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Where Coronavirus Is Now Causing Concern: Iran, Italy, South Korea

Updated at 4:42 p.m. ET

Italy reported a total of 229 novel coronavirus cases on Monday, leaping ahead of Japan (156 cases) on the list of worst-hit countries. Six people have died from the respiratory disease COVID-19 in Italy, and 27 more are in intensive care.

Italy's biggest cluster of cases is in the Lombardy region, which has 172 cases, the country's Health Ministry said Monday afternoon. The Veneto region, which includes Venice, has 33 cases, and Emilia-Romagna has 18.

Italian health officials have ordered a quarantine for tens of thousands of residents in Lombardy. But as NPR's Sylvia Poggioli reports from Rome, Italy's experts have not been able to piece together how the coronavirus got a foothold there.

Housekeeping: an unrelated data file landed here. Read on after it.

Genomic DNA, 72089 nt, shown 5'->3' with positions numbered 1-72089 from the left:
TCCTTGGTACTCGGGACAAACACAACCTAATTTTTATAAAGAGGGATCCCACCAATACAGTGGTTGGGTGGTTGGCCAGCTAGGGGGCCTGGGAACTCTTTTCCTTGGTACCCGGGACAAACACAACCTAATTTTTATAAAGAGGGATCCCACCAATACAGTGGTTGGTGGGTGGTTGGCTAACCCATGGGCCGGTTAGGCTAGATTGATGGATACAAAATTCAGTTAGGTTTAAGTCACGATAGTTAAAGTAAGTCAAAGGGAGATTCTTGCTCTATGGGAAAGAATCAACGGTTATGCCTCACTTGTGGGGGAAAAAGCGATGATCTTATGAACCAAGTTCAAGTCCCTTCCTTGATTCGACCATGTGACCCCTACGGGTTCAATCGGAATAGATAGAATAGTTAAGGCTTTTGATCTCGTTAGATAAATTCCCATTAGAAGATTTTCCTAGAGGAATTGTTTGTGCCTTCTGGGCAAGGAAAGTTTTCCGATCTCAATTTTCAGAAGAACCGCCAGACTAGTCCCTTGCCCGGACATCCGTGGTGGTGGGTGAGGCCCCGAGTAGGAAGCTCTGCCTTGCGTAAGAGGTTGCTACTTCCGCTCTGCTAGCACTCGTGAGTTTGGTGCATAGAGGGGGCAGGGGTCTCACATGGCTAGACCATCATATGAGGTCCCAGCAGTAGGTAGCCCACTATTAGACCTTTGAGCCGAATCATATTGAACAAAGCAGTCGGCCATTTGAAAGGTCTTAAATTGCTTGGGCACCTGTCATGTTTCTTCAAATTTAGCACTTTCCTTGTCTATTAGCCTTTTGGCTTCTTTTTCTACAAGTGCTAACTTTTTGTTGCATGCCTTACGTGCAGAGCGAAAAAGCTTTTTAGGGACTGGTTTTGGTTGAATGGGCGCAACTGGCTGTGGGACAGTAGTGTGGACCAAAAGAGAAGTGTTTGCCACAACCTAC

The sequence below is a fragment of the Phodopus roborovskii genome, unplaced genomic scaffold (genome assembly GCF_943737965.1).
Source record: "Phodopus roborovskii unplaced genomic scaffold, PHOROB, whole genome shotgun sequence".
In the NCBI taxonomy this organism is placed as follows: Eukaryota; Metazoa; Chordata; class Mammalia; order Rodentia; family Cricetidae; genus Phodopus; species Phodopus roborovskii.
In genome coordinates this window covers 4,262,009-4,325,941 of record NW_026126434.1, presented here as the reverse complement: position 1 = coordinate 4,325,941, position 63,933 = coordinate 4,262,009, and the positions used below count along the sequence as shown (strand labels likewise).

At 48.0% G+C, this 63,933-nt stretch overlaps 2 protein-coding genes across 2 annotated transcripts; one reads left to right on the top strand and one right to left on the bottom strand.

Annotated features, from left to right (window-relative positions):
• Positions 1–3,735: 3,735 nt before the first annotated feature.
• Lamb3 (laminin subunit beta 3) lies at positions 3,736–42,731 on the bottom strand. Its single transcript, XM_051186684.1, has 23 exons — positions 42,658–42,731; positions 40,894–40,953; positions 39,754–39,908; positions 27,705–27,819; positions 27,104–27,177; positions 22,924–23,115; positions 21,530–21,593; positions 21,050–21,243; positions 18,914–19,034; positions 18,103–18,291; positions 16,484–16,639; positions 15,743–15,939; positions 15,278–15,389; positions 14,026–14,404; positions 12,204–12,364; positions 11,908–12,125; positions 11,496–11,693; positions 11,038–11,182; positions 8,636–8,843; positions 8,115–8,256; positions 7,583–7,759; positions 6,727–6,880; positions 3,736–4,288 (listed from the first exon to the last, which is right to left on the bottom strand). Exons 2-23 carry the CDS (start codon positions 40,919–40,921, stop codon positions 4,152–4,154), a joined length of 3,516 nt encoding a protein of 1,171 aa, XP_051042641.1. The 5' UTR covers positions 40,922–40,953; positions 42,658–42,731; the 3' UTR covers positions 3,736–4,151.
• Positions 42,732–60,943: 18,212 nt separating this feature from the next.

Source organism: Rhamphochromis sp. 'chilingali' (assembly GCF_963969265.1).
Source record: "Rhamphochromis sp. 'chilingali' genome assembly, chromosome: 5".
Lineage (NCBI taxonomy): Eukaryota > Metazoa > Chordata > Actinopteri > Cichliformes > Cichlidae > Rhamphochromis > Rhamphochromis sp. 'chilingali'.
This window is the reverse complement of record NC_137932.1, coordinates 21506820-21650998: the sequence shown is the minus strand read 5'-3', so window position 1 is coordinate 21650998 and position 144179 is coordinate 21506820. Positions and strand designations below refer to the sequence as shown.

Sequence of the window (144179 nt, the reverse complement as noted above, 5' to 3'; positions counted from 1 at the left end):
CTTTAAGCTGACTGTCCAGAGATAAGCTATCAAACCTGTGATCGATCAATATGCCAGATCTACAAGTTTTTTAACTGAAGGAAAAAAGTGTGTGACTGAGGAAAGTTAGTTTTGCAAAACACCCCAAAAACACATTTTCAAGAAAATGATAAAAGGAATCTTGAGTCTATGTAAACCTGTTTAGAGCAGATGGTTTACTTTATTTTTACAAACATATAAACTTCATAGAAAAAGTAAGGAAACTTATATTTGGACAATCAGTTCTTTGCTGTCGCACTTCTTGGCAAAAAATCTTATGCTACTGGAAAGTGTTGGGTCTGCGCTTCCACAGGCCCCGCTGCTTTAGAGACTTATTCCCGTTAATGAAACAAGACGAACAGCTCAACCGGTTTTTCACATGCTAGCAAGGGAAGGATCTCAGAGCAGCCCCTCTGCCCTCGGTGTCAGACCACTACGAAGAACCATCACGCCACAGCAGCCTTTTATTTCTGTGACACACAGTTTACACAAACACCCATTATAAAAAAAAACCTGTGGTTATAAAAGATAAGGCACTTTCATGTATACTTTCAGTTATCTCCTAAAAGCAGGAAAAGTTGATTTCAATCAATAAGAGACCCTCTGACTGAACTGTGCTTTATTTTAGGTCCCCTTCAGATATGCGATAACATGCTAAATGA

"Angelo Borrelli, head of the national Civil Protection [Department], expressed frustration, telling reporters, 'Health officials have not yet been able to pinpoint patient zero,' " Poggioli reports for NPR's Newscast unit.

As they watched the number of COVID-19 cases in Italy grow from a handful to hundreds, officials in Lombardy, which includes Milan, banned large public gatherings and shut down schools, universities, museums, movie theaters and other gatherings for at least one week.

"The governor of the Veneto region, Luca Zaia, announced suspension of the major tourist event in Venice, the famed Carnival, which was to have run through Tuesday and can draw more than 100,000 people daily," Poggioli says.

In other parts of Europe, the first cases were reported in Austria, Croatia and Switzerland.


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"The increasing signs of transmission outside China show that the window of opportunity we have for containing this virus is narrowing," Tedros Adhanom Ghebreyesus, the director-general of the World Health Organization, told a news conference Saturday.